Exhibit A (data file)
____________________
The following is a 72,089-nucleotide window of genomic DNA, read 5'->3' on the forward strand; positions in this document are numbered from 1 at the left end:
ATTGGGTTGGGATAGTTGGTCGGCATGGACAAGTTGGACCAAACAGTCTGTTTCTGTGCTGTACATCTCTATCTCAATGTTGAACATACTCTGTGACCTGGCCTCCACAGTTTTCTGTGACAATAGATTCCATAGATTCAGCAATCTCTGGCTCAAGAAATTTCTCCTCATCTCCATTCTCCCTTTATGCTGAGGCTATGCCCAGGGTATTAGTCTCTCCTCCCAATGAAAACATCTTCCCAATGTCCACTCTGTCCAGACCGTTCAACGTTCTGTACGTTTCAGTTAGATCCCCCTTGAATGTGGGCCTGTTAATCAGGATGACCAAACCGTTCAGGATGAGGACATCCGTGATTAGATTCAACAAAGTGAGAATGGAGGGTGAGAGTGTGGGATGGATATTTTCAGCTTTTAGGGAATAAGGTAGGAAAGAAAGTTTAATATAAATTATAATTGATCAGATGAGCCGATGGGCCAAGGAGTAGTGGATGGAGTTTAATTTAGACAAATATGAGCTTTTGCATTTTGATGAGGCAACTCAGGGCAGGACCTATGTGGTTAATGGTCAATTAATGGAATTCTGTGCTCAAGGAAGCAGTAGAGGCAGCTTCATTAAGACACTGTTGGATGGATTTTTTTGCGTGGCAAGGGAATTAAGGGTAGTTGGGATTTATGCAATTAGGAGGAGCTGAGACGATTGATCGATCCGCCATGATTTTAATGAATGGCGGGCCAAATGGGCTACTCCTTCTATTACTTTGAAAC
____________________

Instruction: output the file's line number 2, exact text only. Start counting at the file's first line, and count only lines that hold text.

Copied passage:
ATTGGGTTGGGATAGTTGGTCGGCATGGACAAGTTGGACCAAACAGTCTGTTTCTGTGCTGTACATCTCTATCTCAATGTTGAACATACTCTGTGACCTGGCCTCCACAGTTTTCTGTGACAATAGATTCCATAGATTCAGCAATCTCTGGCTCAAGAAATTTCTCCTCATCTCCATTCTCCCTTTATGCTGAGGCTATGCCCAGGGTATTAGTCTCTCCTCCCAATGAAAACATCTTCCCAATGTCCACTCTGTCCAGACCGTTCAACGTTCTGTACGTTTCAGTTAGATCCCCCTTGAATGTGGGCCTGTTAATCAGGATGACCAAACCGTTCAGGATGAGGACATCCGTGATTAGATTCAACAAAGTGAGAATGGAGGGTGAGAGTGTGGGATGGATATTTTCAGCTTTTAGGGAATAAGGTAGGAAAGAAAGTTTAATATAAATTATAATTGATCAGATGAGCCGATGGGCCAAGGAGTAGTGGATGGAGTTTAATTTAGACAAATATGAGCTTTTGCATTTTGATGAGGCAACTCAGGGCAGGACCTATGTGGTTAATGGTCAATTAATGGAATTCTGTGCTCAAGGAAGCAGTAGAGGCAGCTTCATTAAGACACTGTTGGATGGATTTTTTTGCGTGGCAAGGGAATTAAGGGTAGTTGGGATTTATGCAATTAGGAGGAGCTGAGACGATTGATCGATCCGCCATGATTTTAATGAATGGCGGGCCAAATGGGCTACTCCTTCTATTACTTTGAAAC